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Neighs Have It: Horse Tale Ensnares British Leader
In Britain, there's a long waiting list of British animal lovers hoping to take in aging police horses. Once retired, the horses aren't supposed to be ridden again.
Unless, it seems, you're Rebekah Brooks, the former tabloid editor and chief executive of Rupert Murdoch's News International, or David Cameron, the man who would become Britain's prime minister.
The ongoing inquiry into the relationship between the police and news media has uncovered a new scandal: Scotland Yard appears to have loaned Brooks a police horse back in 2008.
Brooks, the former Murdoch executive at the heart of the phone hacking and bribery scandal roiling Britain, didn't just jump the queue — she also rode the horse, called Raisa, before returning the steed, which has since died, two years later.
And, last week, at an emergency European Union summit in Brussels, Cameron was forced to end days of speculation and qualified denials to admit that he, too, had ridden Raisa — before becoming prime minister, and in the company of Charlie Brooks, a fellow Old Etonian and Rebekah Brooks' husband.
"I am very sorry to hear that Raisa is no longer with us," Cameron said. "And I think should probably conclude that I don't think I'll be getting back into the saddle anytime soon."
Britain's political satirists haven't had this much fun since someone leaked untrue allegations that another Conservative prime minister, John Major, tucked his shirt into his underpants.
"It is quite rarely that something so juicy falls into your lap like this," political cartoonist Steve Bell said to the BBC.
But most damaging to Cameron's image isn't the Murdoch connection, Bell says. It's the reminder that the prime minister, who likes to paint himself as a regular guy, is actually from Britain's landed elite.
"He knows ... this ... upper class, 'posh bloke on a horse' is bad news for him," Bell says.
Sheila Gunn, Major's former press secretary, says this is a perfect story for Britain.
"There's two things that seem to obsess the British, even now — and that is class and animals," Gunn says.
Her advice to Conservative Party operatives: Impose radio silence, do everything possible to starve the story of oxygen.
British satirists say that's not likely.
They say the scandal — dubbed "Horsegate" — could run longer than John Major's underpants did.
MELISSA BLOCK, HOST:
If you thought the British scandal involving newspapers and phone hacking couldn't get any more absurd, think again. The latest chapter involves a former news executive, the prime minister, and a horse. It seems Scotland Yard loaned the horse to Rebekah Brooks. She's Rupert Murdoch's now-ousted protege. And she runs, or shall we say trots, in the same circles as Prime Minister David Cameron.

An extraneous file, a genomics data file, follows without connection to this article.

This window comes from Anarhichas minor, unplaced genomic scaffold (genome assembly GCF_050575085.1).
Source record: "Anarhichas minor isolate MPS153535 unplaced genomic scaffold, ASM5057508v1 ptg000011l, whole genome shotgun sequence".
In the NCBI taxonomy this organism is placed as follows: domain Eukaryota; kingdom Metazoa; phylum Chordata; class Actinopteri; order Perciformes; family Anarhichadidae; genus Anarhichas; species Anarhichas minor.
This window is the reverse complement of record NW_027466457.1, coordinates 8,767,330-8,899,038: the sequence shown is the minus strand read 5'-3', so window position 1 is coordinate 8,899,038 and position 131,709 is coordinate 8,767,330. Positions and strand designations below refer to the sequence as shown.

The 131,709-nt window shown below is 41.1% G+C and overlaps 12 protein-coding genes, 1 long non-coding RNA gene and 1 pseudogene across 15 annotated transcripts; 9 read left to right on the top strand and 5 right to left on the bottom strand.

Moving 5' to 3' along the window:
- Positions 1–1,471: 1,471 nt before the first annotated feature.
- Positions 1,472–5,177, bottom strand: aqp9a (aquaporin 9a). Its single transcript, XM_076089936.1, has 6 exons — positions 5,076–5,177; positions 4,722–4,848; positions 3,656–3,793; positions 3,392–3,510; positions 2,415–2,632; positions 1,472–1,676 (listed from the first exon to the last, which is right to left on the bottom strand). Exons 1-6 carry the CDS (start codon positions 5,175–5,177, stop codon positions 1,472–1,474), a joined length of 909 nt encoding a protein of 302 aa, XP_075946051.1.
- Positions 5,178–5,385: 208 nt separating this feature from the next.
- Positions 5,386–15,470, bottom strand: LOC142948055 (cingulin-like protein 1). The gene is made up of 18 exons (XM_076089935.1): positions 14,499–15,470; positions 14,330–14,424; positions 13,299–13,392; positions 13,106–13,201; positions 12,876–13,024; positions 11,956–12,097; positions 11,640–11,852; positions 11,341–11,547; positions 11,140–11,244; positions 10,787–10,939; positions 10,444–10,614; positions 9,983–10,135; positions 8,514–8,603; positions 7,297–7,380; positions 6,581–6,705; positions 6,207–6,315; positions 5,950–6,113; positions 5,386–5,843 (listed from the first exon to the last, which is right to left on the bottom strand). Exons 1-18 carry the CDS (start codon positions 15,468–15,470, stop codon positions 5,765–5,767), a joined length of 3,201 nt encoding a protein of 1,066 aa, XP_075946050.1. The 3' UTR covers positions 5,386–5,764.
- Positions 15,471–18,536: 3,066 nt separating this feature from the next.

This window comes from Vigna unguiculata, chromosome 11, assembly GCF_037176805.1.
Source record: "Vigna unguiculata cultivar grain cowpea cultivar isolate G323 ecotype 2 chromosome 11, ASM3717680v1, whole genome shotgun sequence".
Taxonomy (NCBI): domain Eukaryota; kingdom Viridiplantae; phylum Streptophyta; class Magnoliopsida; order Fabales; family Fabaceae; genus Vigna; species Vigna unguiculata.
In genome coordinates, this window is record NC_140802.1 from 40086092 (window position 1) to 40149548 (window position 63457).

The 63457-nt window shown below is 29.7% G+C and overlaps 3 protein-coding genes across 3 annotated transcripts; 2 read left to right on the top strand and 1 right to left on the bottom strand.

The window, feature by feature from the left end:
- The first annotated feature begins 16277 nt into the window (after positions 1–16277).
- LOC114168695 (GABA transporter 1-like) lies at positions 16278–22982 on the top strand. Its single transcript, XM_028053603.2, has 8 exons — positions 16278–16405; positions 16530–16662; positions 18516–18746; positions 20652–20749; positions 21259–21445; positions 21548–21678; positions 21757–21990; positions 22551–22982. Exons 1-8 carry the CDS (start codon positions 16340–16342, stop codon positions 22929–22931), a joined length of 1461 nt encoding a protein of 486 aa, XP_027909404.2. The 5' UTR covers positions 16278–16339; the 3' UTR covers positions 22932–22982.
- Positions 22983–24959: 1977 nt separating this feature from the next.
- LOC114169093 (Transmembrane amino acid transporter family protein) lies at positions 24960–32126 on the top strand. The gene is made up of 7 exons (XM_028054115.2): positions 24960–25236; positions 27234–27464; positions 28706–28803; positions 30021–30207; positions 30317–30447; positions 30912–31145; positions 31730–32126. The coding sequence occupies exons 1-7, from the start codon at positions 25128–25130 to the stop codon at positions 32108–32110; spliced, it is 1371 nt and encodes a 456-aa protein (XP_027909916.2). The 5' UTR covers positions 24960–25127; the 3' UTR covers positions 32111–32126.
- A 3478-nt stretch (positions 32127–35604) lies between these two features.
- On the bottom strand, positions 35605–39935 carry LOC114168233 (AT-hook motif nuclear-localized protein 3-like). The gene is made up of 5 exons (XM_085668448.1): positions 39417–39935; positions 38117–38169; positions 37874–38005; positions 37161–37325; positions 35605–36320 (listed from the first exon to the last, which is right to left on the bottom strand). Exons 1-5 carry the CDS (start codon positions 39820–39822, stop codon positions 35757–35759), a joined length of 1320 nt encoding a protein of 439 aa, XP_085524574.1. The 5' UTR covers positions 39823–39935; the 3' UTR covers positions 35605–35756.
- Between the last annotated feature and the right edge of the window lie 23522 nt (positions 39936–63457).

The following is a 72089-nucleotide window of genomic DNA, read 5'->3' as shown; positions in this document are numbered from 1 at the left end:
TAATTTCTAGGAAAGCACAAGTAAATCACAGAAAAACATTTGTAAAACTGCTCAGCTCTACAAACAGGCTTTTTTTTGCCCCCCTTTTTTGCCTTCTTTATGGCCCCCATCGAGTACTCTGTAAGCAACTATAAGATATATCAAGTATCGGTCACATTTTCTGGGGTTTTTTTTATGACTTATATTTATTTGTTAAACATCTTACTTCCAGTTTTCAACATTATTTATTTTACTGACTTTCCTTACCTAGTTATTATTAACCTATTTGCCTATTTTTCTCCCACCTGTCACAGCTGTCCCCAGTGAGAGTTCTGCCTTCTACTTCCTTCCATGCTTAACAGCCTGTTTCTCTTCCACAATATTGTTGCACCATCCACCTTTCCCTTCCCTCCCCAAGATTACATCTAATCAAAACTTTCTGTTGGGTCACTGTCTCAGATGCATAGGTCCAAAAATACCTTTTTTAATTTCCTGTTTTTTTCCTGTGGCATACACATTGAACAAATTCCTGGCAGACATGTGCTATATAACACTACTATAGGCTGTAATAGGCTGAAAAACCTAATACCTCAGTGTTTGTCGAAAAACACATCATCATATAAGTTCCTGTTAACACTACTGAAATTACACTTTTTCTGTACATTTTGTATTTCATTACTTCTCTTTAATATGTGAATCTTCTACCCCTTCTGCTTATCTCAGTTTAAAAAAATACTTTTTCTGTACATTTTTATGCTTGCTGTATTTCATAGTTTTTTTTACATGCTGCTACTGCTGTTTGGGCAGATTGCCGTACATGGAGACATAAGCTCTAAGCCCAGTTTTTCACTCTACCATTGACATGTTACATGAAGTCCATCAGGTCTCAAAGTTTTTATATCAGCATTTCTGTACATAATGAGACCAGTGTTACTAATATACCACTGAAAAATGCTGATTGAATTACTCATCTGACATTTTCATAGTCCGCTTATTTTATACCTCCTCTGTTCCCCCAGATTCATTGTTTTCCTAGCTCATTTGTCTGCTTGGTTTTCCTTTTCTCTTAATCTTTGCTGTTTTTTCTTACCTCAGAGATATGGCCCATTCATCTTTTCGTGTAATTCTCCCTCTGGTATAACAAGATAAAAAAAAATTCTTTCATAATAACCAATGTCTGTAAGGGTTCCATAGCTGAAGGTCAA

Vicki Barker picks up the story from there.
VICKI BARKER, BYLINE: There's a long waiting list of British animal lovers hoping to take in aging police horses. Once retired, the horses aren't supposed to be ridden again.
Former Murdoch executive Rebekah Brooks didn't just jump the queue, she also rode the horse, called Raisa, before returning the steed, which has since died, two years later.
And, last week, at the emergency E.U. summit in Brussels, David Cameron was forced to end days of speculation and qualified denials to admit that he, too, had ridden Raisa before becoming prime minister, and in the company of Brooks' husband, a fellow old Eatonian.
DAVID CAMERON: I am very sorry to hear that Raisa is no longer with us. And I think I should probably conclude by saying I don't think I'll be getting back into the saddle anytime soon.
(SOUNDBITE OF A SONG)
UNIDENTIFIED MAN: (Singing) Her name is Rebekah.
UNIDENTIFIED MAN: (Singing) And she rode the fastest police horse in the West.
(SOUNDBITE OF LAUGHTER)
BARKER: Britain's political satirists haven't had this much fun since someone leaked untrue allegations that another conservative prime minister, John Major, tucked his shirt into his underpants.
STEVE BELL: Well, it is quite rarely that something so juicy falls into your lap like this.
BARKER: That's political cartoonist Steve Bell, talking to the BBC. Bell drew Rupert Murdoch riding Cameron horsey-style holding Brooks' severed head on his lap. But most damaging to Cameron's image, Bell says, isn't the Murdoch connection. It's the reminder that Cameron, who likes to paint himself as a regular guy, is actually from Britain's landed elite.
BELL: He knows how bad this sort of - the upper class-posh-bloke-on-a-horse is bad news for him.
BARKER: Sheila Gunn was john major's press secretary. Gunn calls this a perfect storm for the public psyche.
SHEILA GUNN: I mean, there's two things that seem to obsess the British even now, and that's class and animals.
BARKER: Her advice to conservative party operatives: impose radio silence. Do everything possible to starve this story of oxygen. Not likely, say British satirists.
UNIDENTIFIED MAN: (Singing) There was talk of murder, cover-ups, and obstructing justice's course. But all the papers talked about was Rebekah's borrowed horse.
BARKER: And they say this could run longer even than John Major's underpants.
For NPR News, I'm Vicki Barker in London. Transcript provided by NPR, Copyright National Public Radio.